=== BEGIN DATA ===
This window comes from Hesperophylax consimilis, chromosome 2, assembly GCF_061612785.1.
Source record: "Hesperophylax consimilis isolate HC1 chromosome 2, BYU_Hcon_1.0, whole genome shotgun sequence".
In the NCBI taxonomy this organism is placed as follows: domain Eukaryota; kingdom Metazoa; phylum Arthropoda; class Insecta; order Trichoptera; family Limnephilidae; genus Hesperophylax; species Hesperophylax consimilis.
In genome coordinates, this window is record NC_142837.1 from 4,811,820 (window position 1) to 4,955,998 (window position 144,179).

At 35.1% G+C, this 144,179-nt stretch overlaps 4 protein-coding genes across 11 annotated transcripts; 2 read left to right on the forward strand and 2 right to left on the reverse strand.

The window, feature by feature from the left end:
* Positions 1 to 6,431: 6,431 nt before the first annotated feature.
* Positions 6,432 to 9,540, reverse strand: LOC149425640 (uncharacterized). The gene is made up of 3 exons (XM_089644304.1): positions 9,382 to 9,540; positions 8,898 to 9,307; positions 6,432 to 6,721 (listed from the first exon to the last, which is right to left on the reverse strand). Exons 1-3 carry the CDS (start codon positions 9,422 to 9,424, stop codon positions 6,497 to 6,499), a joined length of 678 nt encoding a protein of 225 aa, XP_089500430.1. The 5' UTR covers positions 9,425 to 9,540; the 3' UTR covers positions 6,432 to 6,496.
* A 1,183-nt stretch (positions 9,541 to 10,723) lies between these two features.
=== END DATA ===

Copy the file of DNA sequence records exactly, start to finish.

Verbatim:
This window comes from Hesperophylax consimilis, chromosome 2, assembly GCF_061612785.1.
Source record: "Hesperophylax consimilis isolate HC1 chromosome 2, BYU_Hcon_1.0, whole genome shotgun sequence".
In the NCBI taxonomy this organism is placed as follows: domain Eukaryota; kingdom Metazoa; phylum Arthropoda; class Insecta; order Trichoptera; family Limnephilidae; genus Hesperophylax; species Hesperophylax consimilis.
In genome coordinates, this window is record NC_142837.1 from 4,811,820 (window position 1) to 4,955,998 (window position 144,179).

At 35.1% G+C, this 144,179-nt stretch overlaps 4 protein-coding genes across 11 annotated transcripts; 2 read left to right on the forward strand and 2 right to left on the reverse strand.

The window, feature by feature from the left end:
* Positions 1 to 6,431: 6,431 nt before the first annotated feature.
* Positions 6,432 to 9,540, reverse strand: LOC149425640 (uncharacterized). The gene is made up of 3 exons (XM_089644304.1): positions 9,382 to 9,540; positions 8,898 to 9,307; positions 6,432 to 6,721 (listed from the first exon to the last, which is right to left on the reverse strand). Exons 1-3 carry the CDS (start codon positions 9,422 to 9,424, stop codon positions 6,497 to 6,499), a joined length of 678 nt encoding a protein of 225 aa, XP_089500430.1. The 5' UTR covers positions 9,425 to 9,540; the 3' UTR covers positions 6,432 to 6,496.
* A 1,183-nt stretch (positions 9,541 to 10,723) lies between these two features.